Other Names for this Disease
- Sialuria, Finnish type
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free sialic acid storage disorders, which primarily affect the nervous system. Infants with Salla disease typically begin to experience poor muscle tone (hypotonia) during the first year of life, followed by slowly progressive neurological problems. Signs and symptoms include intellectual disability and developmental delay; seizures; ataxia; muscle spasticity; and involuntary slow movements of the limbs (athetosis). About one-third of affected children learn to walk. It is caused by mutations in the SLC17A5 gene and is inherited in an autosomal recessive manner. Treatment is generally symptomatic and supportive.Salla disease is the mildest form of the
Last updated: 10/14/2011
- Sialic acid storage disease. Genetics Home Reference. February 2008; http://ghr.nlm.nih.gov/condition/sialic-acid-storage-disease. Accessed 10/14/2011.
- David Adams, William A Gahl. Free Sialic Acid Storage Disorders. GeneReviews. July 3, 2008; http://www.ncbi.nlm.nih.gov/books/NBK1470/. Accessed 10/14/2011.
- The American Society of Gene & Cell Therapy provides information on the treatment of lysosomal storage diseases.
- Genetics Home Reference (GHR) contains information on Salla disease. This website is maintained by the National Library of Medicine.
- The National Organization for Rare Disorders (NORD) is a federation of more than 130 nonprofit voluntary health organizations serving people with rare disorders. Click on the link to view information on this topic.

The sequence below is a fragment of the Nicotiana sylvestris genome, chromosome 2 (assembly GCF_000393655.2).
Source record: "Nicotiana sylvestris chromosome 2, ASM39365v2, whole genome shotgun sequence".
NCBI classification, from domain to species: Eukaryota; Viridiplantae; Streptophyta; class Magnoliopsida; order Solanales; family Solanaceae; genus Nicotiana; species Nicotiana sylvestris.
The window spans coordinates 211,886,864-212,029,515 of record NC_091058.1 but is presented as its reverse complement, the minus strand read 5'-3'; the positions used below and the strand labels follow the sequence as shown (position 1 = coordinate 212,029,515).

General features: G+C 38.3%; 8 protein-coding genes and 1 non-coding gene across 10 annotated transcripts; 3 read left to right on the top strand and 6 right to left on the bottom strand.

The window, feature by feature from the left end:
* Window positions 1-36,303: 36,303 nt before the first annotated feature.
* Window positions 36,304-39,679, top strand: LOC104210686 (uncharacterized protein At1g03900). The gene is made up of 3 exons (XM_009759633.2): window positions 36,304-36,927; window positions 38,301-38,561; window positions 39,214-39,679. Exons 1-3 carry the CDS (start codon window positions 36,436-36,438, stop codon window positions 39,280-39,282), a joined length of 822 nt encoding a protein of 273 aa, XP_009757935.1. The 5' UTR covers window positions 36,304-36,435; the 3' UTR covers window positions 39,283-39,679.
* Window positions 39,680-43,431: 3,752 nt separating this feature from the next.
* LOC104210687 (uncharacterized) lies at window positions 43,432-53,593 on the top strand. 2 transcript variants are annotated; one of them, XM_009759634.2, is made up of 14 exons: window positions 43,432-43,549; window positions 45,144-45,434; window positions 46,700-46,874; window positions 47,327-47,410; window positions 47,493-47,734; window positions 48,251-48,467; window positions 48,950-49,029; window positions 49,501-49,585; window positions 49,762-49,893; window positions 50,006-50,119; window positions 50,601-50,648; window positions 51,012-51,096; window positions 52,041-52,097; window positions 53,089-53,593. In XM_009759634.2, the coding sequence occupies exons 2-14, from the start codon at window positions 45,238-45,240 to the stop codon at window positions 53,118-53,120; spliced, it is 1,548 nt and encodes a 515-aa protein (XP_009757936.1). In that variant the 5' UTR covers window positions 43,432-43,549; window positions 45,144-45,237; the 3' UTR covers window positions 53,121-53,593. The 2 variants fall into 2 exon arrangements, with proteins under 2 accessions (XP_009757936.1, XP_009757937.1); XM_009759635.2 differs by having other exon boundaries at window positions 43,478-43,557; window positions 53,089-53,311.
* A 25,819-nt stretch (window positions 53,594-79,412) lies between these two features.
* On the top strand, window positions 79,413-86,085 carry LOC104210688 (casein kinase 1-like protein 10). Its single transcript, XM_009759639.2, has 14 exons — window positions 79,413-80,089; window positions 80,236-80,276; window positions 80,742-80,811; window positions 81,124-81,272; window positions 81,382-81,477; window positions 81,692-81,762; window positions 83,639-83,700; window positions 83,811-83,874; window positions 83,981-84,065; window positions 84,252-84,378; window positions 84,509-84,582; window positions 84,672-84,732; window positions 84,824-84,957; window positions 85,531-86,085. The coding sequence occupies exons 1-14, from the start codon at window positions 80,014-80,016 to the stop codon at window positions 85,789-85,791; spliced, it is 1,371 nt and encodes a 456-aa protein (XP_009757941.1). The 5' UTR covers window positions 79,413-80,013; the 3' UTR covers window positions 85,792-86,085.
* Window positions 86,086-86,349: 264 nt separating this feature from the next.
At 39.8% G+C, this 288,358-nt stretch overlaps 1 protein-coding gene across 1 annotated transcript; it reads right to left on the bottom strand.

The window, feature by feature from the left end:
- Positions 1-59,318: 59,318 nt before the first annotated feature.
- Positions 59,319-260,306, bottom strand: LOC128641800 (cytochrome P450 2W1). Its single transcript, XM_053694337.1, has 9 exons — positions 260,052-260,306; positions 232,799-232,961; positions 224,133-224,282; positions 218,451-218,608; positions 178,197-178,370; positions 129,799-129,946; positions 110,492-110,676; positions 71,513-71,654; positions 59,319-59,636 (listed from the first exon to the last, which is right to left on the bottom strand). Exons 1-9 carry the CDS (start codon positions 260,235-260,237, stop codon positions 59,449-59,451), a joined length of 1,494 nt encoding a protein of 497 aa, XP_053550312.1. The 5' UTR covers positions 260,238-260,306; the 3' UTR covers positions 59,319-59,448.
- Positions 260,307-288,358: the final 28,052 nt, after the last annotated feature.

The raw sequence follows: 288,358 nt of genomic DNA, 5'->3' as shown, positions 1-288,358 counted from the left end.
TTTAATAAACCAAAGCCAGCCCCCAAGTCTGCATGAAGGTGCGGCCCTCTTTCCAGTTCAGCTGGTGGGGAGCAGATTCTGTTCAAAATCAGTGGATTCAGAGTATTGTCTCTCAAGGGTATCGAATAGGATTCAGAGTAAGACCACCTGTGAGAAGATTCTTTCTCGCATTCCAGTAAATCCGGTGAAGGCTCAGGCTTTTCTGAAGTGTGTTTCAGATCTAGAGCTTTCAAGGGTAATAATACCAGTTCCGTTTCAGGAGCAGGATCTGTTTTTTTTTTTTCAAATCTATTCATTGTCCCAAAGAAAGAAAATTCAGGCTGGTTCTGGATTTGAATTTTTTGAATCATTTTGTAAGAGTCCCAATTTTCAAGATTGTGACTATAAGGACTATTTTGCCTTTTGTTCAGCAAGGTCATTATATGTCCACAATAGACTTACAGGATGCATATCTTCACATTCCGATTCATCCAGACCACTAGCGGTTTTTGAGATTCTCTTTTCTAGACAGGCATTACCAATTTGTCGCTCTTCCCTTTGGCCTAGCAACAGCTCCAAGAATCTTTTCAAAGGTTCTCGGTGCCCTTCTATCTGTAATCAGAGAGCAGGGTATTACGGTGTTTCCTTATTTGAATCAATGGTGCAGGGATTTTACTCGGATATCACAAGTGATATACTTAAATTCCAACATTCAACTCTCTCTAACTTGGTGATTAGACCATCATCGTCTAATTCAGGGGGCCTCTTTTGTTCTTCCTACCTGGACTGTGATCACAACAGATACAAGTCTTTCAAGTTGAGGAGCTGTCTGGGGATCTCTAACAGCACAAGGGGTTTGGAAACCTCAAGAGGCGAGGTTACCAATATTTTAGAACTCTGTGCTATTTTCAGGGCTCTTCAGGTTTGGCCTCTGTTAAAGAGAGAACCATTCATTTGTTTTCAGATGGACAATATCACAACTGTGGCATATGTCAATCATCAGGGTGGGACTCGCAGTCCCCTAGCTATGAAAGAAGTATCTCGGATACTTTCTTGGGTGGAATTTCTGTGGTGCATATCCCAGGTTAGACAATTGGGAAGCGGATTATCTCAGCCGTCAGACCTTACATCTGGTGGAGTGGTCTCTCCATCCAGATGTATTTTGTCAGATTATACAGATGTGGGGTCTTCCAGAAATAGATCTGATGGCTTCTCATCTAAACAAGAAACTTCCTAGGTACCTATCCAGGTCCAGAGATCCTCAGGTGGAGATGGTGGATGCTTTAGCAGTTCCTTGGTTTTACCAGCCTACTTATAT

- The Monarch Initiative brings together data about this condition from humans and other species to help physicians and biomedical researchers. Monarch’s tools are designed to make it easier to compare the signs and symptoms (phenotypes) of different diseases and discover common features. This initiative is a collaboration between several academic institutions across the world and is funded by the National Institutes of Health. Visit the website to explore the biology of this condition.
- Online Mendelian Inheritance in Man (OMIM) is a catalog of human genes and genetic disorders. Each entry has a summary of related medical articles. It is meant for health care professionals and researchers. OMIM is maintained by Johns Hopkins University School of Medicine.
- Orphanet is a European reference portal for information on rare diseases and orphan drugs. Access to this database is free of charge.
- PubMed is a searchable database of medical literature and lists journal articles that discuss Salla disease. Click on the link to view a sample search on this topic.